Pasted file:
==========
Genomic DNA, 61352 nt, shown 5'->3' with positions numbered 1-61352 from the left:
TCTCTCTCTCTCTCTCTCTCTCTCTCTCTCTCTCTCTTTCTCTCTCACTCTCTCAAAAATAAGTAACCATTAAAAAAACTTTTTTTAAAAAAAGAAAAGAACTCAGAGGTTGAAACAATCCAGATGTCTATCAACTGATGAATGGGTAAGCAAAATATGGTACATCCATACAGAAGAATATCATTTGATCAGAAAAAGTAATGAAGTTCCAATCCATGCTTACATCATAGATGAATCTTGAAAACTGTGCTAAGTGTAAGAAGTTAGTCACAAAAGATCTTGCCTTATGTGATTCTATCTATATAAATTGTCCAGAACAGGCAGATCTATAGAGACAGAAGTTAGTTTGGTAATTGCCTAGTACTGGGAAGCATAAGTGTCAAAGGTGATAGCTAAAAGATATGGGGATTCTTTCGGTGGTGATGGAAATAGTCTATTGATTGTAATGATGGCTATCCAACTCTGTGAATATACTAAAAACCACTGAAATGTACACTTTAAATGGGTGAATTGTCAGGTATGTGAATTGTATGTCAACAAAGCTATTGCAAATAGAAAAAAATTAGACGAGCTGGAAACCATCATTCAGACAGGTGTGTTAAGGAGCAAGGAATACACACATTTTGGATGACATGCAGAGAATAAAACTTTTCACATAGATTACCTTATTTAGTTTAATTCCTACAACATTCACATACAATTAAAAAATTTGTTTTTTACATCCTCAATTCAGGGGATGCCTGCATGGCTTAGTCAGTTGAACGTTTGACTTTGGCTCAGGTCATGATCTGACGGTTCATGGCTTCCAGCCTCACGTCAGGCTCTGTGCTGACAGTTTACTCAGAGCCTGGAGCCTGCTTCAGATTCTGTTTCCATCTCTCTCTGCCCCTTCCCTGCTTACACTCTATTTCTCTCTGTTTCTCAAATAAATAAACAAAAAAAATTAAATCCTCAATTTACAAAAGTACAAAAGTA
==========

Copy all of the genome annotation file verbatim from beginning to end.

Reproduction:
Genomic DNA, 61352 nt, shown 5'->3' with positions numbered 1-61352 from the left:
TCTCTCTCTCTCTCTCTCTCTCTCTCTCTCTCTCTCTTTCTCTCTCACTCTCTCAAAAATAAGTAACCATTAAAAAAACTTTTTTTAAAAAAAGAAAAGAACTCAGAGGTTGAAACAATCCAGATGTCTATCAACTGATGAATGGGTAAGCAAAATATGGTACATCCATACAGAAGAATATCATTTGATCAGAAAAAGTAATGAAGTTCCAATCCATGCTTACATCATAGATGAATCTTGAAAACTGTGCTAAGTGTAAGAAGTTAGTCACAAAAGATCTTGCCTTATGTGATTCTATCTATATAAATTGTCCAGAACAGGCAGATCTATAGAGACAGAAGTTAGTTTGGTAATTGCCTAGTACTGGGAAGCATAAGTGTCAAAGGTGATAGCTAAAAGATATGGGGATTCTTTCGGTGGTGATGGAAATAGTCTATTGATTGTAATGATGGCTATCCAACTCTGTGAATATACTAAAAACCACTGAAATGTACACTTTAAATGGGTGAATTGTCAGGTATGTGAATTGTATGTCAACAAAGCTATTGCAAATAGAAAAAAATTAGACGAGCTGGAAACCATCATTCAGACAGGTGTGTTAAGGAGCAAGGAATACACACATTTTGGATGACATGCAGAGAATAAAACTTTTCACATAGATTACCTTATTTAGTTTAATTCCTACAACATTCACATACAATTAAAAAATTTGTTTTTTACATCCTCAATTCAGGGGATGCCTGCATGGCTTAGTCAGTTGAACGTTTGACTTTGGCTCAGGTCATGATCTGACGGTTCATGGCTTCCAGCCTCACGTCAGGCTCTGTGCTGACAGTTTACTCAGAGCCTGGAGCCTGCTTCAGATTCTGTTTCCATCTCTCTCTGCCCCTTCCCTGCTTACACTCTATTTCTCTCTGTTTCTCAAATAAATAAACAAAAAAAATTAAATCCTCAATTTACAAAAGTACAAAAGTA